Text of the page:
When I was grow­ing up, we al­ways had mu­sic in the house and my dad was never far from a gui­tar. I never knew Dad to be a rock ’n’ roller or a big partier. He was al­ways a laugh and very so­cia­ble though, and mu­sic was a big part of that. I’m sure he dreamed about be­ing a full-time mu­si­cian, and if he’d won Lotto maybe that would’ve been possible, but he knew the value of hard work and en­joyed be­ing a work­ing man.

Dad con­tin­ued play­ing gui­tar and singing in bands through­out my childhood. He had a beau­ti­ful, mem­o­rable voice. He won a tal­ent quest, with Un­chained Melody, at the Opera House in Palmer­ston North, beat­ing

Bunny Wal­ters, who was a very well-known en­ter­tainer at the time.

My sis­ter and I are both mu­si­cal – I play the bass gui­tar, just like Dad. I’d like to think I in­her­ited a bit of his tal­ent, but, truth­fully, my gui­tar play­ing and singing aren’t a patch on Dad’s.

My fa­ther died in 1995 at the age of 48. He was very young, and it was far too soon. He played the gui­tar and sung for all of the 25 years I knew him. Now, ev­ery time I pick up the bass, it’s a nice re­minder of Dad, and where I’ve come from.

Play­ing the local hot-spot was a real thrill for him. Above: Richard Turei, on the right.

Ryan Hoff­man Cap­tain of the War­riors In 1981 my dad, Jay Hoff­man, was liv­ing and play­ing rugby league in Bris­bane, but he had just signed on to play with the Can­berra Raiders – a brand new club – in the New South Wales com­pe­ti­tion. This was a ma­jor junc­ture in his life; he left home, fam­ily and fa­mil­iar­ity to pur­sue his ca­reer in a place that was un­known to him.

As I’ve grown older, the sto­ries of my dad’s youth on the Gold Coast have flowed a lit­tle more freely and – I think – been cen­sored a lit­tle less rig­or­ously!

Ev­i­dently, Dad had some pretty atyp­i­cal teenage-boy qual­i­ties. As Grandma tells it, he was al­ways quite be­sot­ted with ba­bies (which I be­lieve now that I’ve had my own), he mar­ried his high school sweet­heart – my mum – whom he dated with­out dis­rup­tion from the ten­der age of 17, and he ap­par­ently took it very much in his stride when he was ex­pect­ing a mo­tor­bike for his 21st birth­day, but was in­stead pre­sented with a desk.

On the other hand, Dad was also a pre­dictably he­do­nis­tic teenager: he wagged school when the surf was good, vol­un­teered to stay back a year at high school be­cause all his mates did, and spent his week­ends play­ing first-grade rugby league with grown men who didn’t hes­i­tate to take the young buck un­der their wing.

Cer­tainly not the world’s most no­to­ri­ous rat­bag, but he def­i­nitely dis­played the youth­ful ten­dency to live in the mo­ment and pri­ori­tise the things that brought him the most joy, as young peo­ple do.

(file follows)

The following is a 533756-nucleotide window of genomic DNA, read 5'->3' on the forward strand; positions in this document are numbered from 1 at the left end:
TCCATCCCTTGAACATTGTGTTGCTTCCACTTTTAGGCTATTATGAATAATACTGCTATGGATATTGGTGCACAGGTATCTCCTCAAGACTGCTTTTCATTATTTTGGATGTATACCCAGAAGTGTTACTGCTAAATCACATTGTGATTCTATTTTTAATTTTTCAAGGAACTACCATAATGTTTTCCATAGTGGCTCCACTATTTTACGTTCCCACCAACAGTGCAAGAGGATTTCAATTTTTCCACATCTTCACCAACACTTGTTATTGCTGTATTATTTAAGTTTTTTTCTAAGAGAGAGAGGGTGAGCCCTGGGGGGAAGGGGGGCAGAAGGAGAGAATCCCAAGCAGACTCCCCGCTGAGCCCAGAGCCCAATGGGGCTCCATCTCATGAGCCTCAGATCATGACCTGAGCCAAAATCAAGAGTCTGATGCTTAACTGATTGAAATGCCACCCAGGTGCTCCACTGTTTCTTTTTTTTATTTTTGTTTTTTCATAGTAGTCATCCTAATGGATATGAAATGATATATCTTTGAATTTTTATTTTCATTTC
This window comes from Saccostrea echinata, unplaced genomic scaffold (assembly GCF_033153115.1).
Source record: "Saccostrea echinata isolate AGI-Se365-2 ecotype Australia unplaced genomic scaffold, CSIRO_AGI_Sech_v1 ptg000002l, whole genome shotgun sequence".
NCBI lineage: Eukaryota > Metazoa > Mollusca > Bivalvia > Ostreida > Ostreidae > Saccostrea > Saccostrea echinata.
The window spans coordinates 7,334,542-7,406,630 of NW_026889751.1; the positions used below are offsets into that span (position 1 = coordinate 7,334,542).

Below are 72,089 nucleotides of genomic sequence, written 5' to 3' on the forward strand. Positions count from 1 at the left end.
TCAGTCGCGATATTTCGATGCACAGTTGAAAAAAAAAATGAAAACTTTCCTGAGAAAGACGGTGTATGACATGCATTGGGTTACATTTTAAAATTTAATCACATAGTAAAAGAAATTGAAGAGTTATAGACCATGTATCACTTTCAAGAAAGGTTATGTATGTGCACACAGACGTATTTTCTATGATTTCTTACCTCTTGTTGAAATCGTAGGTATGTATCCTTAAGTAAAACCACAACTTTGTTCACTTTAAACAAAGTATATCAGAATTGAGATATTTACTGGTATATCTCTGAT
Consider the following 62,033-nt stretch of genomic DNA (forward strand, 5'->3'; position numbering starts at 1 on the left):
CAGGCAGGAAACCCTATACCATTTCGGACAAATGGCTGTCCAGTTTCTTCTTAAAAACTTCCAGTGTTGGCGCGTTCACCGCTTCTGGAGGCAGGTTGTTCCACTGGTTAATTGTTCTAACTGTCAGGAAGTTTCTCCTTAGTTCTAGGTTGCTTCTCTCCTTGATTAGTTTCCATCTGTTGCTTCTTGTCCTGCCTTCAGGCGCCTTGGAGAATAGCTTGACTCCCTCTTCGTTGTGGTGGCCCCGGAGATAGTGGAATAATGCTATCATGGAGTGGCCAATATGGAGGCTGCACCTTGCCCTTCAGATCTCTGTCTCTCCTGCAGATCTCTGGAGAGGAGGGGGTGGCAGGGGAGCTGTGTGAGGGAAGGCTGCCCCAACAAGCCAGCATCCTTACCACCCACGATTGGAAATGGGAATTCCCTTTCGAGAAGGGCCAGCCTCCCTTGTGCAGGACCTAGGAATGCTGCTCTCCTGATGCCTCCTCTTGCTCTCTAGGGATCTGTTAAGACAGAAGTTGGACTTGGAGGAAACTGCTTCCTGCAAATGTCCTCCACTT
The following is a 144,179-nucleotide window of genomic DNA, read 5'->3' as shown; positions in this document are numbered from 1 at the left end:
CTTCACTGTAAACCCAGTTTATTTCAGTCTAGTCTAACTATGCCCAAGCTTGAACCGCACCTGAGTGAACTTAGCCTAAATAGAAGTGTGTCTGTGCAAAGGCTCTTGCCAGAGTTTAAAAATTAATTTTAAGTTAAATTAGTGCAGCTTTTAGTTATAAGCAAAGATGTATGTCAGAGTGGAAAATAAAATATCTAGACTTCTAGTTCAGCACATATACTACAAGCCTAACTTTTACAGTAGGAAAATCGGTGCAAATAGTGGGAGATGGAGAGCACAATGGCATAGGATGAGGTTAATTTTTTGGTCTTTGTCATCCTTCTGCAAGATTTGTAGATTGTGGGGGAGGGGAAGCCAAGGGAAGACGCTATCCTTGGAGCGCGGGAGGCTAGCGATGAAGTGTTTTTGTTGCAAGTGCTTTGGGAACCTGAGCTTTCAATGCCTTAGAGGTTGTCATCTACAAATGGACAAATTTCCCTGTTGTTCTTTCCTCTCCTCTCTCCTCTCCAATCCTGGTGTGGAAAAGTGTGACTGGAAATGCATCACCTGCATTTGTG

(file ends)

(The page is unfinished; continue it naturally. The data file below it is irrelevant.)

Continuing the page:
All this is in stark con­trast to the hard-work­ing, self­less fa­ther I knew grow­ing up and I feel like these pic­tures re­ally rep­re­sent the piv­otal time when he left that life be­hind and be­came a man in pur­suit of real suc­cess; suc­cess that would support a fam­ily, which he started when he mar­ried mum in 1982. There’s still a boy­ish charm about his face and smile, but se­ri­ous­ness in his eyes, I think.

By the time I was born, Dad was still play­ing for Can­berra and work­ing as a brick­layer’s labourer. He would even­tu­ally go on to work for Ex­ide Bat­ter­ies and climb his way up from a truck-driver to an ex­ec­u­tive, but in the early days he worked days, nights and week­ends, mostly mak­ing very lit­tle money.

Not that I ever re­alised times were tough. My childhood was sunny, pos­i­tive and chock-full of good mem­o­ries. Many of these are as­so­ci­ated with the Raiders and rugby league in gen­eral, and I have no doubt that this is the ma­jor in­flu­ence in my choice of ca­reer to­day. Dad never once pushed me into this ca­reer, but we had so much fun in those days – catch­ing the team bus to his games and get­ting around var­i­ous sporting sta­dia with the other Raiders’ kids – that I couldn’t help but be­come smit­ten with the footy life and ev­ery­thing it had to of­fer.

I look at these pho­tos and I don’t think we look in the slight­est bit alike, but it oc­curs to me that as an adult I have the priv­i­lege of shar­ing an iden­ti­cal am­bi­tion with my fa­ther. Con­se­quently he’s my chief con­fi­dant, my big­gest fan and my most hon­est as­ses­sor. He’s been here, he un­der­stands, and as a re­sult he is an un­fail­ingly calm in­flu­ence on me. In many ways I rep­re­sent his­tory – his story – re­peat­ing, and for that I could not be more proud or more grate­ful.

Not the world’s most no­to­ri­ous rat­bag, but he def­i­nitely dis­played the youth­ful ten­dency to live in the mo­ment. Above: Ryan and his dad Jay.

Above: Bernie Galvin at 16.